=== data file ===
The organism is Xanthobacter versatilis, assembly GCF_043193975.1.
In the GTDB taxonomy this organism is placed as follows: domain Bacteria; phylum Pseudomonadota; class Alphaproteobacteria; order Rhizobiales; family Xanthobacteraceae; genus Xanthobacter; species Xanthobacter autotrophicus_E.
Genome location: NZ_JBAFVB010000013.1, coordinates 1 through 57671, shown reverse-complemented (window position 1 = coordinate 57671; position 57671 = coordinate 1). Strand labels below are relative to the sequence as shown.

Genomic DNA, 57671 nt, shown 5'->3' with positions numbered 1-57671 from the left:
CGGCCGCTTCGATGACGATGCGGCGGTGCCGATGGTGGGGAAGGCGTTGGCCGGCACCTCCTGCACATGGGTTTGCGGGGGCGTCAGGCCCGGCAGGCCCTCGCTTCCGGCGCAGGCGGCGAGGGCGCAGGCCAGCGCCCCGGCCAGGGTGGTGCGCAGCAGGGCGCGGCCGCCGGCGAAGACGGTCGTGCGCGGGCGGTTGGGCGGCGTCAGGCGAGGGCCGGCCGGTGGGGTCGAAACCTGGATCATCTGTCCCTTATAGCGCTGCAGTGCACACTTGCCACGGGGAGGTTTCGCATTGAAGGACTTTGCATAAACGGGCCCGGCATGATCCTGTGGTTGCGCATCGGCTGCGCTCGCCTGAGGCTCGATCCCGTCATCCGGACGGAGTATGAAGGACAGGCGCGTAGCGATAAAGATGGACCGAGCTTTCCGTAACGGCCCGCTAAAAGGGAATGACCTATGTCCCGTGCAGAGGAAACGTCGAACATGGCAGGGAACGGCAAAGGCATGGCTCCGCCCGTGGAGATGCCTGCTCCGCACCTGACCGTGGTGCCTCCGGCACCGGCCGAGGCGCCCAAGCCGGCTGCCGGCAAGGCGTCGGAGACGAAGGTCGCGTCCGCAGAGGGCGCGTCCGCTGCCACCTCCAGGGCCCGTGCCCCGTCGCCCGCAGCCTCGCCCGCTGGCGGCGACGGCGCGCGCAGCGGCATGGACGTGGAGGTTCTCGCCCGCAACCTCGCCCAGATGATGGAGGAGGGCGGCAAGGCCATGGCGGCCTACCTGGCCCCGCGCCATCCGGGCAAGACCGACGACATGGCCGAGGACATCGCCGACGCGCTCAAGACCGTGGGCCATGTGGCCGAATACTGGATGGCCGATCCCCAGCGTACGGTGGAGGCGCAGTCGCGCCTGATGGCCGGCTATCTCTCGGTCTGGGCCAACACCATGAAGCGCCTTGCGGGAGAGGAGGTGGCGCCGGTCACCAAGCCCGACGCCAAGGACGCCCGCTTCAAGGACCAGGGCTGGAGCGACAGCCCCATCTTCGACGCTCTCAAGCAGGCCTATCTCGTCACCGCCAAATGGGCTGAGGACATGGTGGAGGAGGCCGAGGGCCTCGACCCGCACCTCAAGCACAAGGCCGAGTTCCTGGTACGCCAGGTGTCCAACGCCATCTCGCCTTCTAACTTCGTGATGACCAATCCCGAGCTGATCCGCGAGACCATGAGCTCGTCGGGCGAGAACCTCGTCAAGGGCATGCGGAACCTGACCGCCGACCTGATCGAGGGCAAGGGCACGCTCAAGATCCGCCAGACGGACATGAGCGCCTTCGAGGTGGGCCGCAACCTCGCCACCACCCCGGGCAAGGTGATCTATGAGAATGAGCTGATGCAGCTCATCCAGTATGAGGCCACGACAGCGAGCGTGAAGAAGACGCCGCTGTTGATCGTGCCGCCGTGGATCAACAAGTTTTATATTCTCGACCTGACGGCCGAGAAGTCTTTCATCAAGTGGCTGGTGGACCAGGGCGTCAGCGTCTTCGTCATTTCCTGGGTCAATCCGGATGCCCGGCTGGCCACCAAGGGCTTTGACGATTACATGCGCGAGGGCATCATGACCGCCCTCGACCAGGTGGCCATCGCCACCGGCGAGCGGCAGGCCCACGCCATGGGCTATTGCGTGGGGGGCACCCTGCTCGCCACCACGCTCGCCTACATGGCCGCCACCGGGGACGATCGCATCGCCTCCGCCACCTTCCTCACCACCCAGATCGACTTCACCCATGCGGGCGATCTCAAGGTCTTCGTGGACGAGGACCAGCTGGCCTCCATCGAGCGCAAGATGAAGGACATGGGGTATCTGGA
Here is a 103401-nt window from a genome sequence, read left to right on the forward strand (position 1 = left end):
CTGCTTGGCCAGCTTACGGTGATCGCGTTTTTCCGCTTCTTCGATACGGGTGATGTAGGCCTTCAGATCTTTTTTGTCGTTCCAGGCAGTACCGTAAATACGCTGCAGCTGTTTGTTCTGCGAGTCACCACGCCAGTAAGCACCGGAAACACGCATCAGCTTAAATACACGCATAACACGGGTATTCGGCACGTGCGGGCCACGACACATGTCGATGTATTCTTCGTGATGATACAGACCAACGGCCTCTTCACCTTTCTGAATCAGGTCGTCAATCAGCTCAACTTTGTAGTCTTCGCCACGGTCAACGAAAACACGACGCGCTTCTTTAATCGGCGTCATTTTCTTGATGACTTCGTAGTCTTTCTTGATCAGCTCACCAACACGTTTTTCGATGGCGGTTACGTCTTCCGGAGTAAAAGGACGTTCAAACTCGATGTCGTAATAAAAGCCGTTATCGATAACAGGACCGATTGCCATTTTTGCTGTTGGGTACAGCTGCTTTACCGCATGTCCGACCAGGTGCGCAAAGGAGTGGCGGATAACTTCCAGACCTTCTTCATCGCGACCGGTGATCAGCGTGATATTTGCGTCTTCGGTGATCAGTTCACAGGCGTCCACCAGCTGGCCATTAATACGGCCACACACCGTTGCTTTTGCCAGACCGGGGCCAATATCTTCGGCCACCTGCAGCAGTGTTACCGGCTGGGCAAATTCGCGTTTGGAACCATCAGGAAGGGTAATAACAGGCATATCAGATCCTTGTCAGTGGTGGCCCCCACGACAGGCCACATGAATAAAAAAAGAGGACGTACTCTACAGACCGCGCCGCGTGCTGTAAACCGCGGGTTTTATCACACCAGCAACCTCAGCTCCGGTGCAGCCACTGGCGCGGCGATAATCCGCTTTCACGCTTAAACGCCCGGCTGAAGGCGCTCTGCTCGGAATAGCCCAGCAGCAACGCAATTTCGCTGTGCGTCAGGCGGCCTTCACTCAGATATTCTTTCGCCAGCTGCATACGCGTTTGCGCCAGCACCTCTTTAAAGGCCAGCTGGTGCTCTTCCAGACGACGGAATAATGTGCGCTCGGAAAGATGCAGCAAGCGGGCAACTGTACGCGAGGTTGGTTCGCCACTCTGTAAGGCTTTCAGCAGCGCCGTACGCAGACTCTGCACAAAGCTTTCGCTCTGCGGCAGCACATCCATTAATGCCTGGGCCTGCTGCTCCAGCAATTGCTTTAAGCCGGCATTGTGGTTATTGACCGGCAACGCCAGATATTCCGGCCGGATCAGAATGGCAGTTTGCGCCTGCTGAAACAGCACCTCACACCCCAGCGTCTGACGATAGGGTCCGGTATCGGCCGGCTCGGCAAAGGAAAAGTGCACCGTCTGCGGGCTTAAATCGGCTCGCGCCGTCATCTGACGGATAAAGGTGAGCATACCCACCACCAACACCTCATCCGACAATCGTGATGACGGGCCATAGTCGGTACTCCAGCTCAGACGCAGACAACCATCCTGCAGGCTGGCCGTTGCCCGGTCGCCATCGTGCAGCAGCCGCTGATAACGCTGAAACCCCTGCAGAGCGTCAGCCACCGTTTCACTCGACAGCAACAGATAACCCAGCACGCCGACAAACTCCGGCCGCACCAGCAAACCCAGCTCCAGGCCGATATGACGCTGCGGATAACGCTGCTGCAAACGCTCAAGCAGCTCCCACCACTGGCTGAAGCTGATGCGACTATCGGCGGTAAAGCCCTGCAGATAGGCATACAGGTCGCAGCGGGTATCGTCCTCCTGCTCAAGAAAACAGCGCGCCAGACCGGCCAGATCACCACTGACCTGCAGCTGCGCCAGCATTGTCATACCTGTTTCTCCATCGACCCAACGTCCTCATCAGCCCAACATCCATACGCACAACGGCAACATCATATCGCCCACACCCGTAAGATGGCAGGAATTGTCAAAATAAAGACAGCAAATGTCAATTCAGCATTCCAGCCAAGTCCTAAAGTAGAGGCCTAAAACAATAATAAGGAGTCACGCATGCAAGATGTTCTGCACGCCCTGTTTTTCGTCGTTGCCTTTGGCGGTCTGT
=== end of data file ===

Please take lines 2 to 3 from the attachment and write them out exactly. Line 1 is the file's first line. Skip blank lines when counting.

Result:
In the GTDB taxonomy this organism is placed as follows: domain Bacteria; phylum Pseudomonadota; class Alphaproteobacteria; order Rhizobiales; family Xanthobacteraceae; genus Xanthobacter; species Xanthobacter autotrophicus_E.
Genome location: NZ_JBAFVB010000013.1, coordinates 1 through 57671, shown reverse-complemented (window position 1 = coordinate 57671; position 57671 = coordinate 1). Strand labels below are relative to the sequence as shown.